Peace in the Middle East does not come through Oslo
October 22, 2021 3:04 PM ET
In “Kissinger knew that peace in the Middle East could not be rushed” (Revue, October 16), Martin Indyk argues that a gradual approach to the Israeli-Palestinian conflict will work where end-stage approaches have failed. In doing so, it ignores the central issue of the conflict: the Palestinian goal is not the creation of a state but the destruction of Israel. Every Palestinian leader has rejected every peace proposal. It never made a big difference who was the Israeli prime minister or the US president, or even the details of the plan. There is no place for Jewish self-determination in any form.
Peace can only come when the Palestinian leadership gives up its dream of dismantling Israel. He must also agree to the population exchange that followed the failed Arab invasion of Israel in 1948. While Israel raised all Jewish refugees from Arab countries, the descendants of Arab refugees did not benefit. similar opportunities in most Arab countries.
Mr. Indyk downplays Abraham’s accords, simply calling them “admirable”. Most of the countries involved share a common threat: Iran. They made the deals because it was in their best interests, not because of decades of preliminaries or because of Israel making “tangible concessions to lubricate the process.” Israel can be a formidable enemy or a worthy ally in providing security cooperation and technological assistance to developing and diversifying countries.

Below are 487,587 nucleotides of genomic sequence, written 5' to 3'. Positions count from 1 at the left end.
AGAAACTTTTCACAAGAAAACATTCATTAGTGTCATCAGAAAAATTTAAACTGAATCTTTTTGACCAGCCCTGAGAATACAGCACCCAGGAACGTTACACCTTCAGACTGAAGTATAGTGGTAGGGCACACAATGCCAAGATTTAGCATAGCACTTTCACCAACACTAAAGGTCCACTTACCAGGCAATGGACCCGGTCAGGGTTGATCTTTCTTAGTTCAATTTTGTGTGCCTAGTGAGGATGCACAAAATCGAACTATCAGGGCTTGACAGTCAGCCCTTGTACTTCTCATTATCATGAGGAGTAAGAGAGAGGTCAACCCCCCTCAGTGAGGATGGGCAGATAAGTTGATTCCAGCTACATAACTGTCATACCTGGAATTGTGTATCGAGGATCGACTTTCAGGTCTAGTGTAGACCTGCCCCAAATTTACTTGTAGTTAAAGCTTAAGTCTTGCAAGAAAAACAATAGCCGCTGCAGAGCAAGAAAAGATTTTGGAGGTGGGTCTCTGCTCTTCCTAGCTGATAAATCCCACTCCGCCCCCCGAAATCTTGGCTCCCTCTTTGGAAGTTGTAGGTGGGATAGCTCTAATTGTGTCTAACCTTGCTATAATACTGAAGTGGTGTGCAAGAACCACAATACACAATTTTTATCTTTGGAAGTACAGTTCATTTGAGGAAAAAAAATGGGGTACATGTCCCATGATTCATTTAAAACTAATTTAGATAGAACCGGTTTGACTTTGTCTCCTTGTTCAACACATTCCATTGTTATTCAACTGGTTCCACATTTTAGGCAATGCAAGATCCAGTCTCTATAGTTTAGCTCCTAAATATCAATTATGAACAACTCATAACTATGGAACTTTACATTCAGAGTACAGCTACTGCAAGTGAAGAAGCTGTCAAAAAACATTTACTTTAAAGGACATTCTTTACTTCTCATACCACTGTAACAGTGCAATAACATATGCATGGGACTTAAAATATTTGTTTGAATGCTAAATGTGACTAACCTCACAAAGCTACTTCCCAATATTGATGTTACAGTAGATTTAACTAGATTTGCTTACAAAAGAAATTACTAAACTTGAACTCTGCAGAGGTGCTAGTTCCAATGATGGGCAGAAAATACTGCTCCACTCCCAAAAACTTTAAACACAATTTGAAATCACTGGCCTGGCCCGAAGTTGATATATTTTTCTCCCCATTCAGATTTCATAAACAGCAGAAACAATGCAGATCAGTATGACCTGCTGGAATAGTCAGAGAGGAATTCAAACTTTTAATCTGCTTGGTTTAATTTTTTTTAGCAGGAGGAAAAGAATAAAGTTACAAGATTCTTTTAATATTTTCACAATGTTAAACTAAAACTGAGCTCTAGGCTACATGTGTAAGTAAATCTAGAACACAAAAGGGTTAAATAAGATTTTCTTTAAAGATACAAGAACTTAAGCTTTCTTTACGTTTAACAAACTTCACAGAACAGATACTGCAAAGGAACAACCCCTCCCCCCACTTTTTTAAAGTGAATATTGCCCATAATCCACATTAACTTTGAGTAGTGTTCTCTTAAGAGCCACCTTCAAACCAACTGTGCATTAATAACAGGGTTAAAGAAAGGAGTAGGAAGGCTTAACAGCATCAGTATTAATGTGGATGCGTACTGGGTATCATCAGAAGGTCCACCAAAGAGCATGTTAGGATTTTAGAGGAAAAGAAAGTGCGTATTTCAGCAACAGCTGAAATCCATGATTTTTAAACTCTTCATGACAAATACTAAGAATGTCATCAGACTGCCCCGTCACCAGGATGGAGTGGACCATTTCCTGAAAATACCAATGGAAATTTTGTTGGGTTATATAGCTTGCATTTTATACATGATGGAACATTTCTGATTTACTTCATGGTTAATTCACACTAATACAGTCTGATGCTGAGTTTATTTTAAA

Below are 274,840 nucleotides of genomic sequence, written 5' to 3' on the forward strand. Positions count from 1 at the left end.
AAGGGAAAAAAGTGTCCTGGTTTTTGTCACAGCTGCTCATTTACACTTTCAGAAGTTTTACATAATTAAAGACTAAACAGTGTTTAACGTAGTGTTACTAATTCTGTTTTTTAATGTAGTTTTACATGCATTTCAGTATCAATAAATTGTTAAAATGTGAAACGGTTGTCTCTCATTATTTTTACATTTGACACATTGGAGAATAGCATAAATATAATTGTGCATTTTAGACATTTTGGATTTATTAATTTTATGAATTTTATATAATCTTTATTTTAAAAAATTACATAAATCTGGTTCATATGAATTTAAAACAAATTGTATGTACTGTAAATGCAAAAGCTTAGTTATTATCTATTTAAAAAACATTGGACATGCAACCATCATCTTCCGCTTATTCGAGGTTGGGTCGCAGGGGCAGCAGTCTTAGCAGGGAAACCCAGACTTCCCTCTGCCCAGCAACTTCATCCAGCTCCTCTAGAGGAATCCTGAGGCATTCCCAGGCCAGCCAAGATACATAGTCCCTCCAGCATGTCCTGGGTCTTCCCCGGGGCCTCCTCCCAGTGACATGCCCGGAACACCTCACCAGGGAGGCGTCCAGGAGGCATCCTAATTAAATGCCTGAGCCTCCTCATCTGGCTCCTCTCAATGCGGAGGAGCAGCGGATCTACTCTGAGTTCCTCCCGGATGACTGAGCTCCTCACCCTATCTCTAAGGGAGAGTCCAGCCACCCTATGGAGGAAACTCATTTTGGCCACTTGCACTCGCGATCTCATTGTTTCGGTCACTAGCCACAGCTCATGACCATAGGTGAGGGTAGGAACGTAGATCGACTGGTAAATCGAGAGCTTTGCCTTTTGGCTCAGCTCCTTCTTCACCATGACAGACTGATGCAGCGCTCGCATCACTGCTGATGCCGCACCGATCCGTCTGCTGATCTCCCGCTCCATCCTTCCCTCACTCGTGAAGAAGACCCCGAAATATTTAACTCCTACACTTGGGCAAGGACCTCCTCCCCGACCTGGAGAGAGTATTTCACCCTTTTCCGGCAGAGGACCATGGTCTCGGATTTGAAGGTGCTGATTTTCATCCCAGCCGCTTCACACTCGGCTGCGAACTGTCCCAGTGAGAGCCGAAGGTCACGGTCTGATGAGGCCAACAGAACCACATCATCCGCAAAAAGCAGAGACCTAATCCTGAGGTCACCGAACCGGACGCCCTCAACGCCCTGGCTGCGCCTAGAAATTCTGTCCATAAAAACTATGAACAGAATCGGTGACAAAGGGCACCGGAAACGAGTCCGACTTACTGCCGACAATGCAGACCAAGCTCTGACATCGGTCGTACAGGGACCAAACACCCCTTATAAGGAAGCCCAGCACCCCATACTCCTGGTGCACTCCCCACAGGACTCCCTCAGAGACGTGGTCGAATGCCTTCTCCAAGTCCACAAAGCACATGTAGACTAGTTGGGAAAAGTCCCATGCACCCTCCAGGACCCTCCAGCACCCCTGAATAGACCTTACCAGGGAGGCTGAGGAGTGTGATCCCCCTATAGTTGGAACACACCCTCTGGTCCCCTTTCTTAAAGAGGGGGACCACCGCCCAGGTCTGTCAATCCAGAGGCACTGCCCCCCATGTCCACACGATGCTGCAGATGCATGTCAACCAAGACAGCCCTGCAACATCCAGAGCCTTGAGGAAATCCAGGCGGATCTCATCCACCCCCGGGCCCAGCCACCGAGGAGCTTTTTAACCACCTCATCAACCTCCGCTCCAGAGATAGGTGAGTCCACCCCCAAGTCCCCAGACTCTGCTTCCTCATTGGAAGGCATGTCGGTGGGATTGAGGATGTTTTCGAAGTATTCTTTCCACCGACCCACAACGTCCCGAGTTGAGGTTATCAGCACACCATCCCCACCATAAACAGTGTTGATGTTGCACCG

To nostalgically suggest resuscitating the Oslo accords is puzzling. This reckless gamble cost many innocent lives and proved that the Palestinians were not ready to live in peace with Israel. The Israeli-Palestinian conflict must be resolved, but claims that it is the cause of all unrest in the Middle East, or that its resolution will be a panacea for regional peace, are fictitious. It is only when the parties realize the need for peace and are ready to negotiate in earnest that there will be any real chance for lasting peace.
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Published in the print edition of October 23, 2021.